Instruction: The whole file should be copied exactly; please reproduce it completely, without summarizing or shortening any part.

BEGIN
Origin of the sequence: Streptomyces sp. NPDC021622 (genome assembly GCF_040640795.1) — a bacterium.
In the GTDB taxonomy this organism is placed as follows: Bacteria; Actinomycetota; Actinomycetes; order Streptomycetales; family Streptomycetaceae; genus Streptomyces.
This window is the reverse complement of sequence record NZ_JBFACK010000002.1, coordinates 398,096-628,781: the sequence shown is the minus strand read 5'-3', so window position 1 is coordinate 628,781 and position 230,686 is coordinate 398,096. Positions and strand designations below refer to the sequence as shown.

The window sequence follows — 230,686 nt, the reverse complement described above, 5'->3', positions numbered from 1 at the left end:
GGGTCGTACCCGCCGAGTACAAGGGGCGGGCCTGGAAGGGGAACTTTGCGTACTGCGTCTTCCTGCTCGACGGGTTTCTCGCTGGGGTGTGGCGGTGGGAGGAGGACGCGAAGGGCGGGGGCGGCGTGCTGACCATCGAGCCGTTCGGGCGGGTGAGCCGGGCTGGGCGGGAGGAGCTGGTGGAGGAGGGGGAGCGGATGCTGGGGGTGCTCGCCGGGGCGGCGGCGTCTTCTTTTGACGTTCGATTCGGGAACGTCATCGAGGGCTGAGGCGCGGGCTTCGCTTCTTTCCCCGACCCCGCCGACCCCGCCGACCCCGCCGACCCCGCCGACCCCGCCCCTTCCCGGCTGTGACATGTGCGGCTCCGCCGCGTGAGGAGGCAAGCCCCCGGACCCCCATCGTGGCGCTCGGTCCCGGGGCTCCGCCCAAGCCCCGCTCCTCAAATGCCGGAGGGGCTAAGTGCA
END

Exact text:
Origin of the sequence: Streptomyces sp. NPDC021622 (genome assembly GCF_040640795.1) — a bacterium.
In the GTDB taxonomy this organism is placed as follows: Bacteria; Actinomycetota; Actinomycetes; order Streptomycetales; family Streptomycetaceae; genus Streptomyces.
This window is the reverse complement of sequence record NZ_JBFACK010000002.1, coordinates 398,096-628,781: the sequence shown is the minus strand read 5'-3', so window position 1 is coordinate 628,781 and position 230,686 is coordinate 398,096. Positions and strand designations below refer to the sequence as shown.

The window sequence follows — 230,686 nt, the reverse complement described above, 5'->3', positions numbered from 1 at the left end:
GGGTCGTACCCGCCGAGTACAAGGGGCGGGCCTGGAAGGGGAACTTTGCGTACTGCGTCTTCCTGCTCGACGGGTTTCTCGCTGGGGTGTGGCGGTGGGAGGAGGACGCGAAGGGCGGGGGCGGCGTGCTGACCATCGAGCCGTTCGGGCGGGTGAGCCGGGCTGGGCGGGAGGAGCTGGTGGAGGAGGGGGAGCGGATGCTGGGGGTGCTCGCCGGGGCGGCGGCGTCTTCTTTTGACGTTCGATTCGGGAACGTCATCGAGGGCTGAGGCGCGGGCTTCGCTTCTTTCCCCGACCCCGCCGACCCCGCCGACCCCGCCGACCCCGCCGACCCCGCCCCTTCCCGGCTGTGACATGTGCGGCTCCGCCGCGTGAGGAGGCAAGCCCCCGGACCCCCATCGTGGCGCTCGGTCCCGGGGCTCCGCCCAAGCCCCGCTCCTCAAATGCCGGAGGGGCTAAGTGCA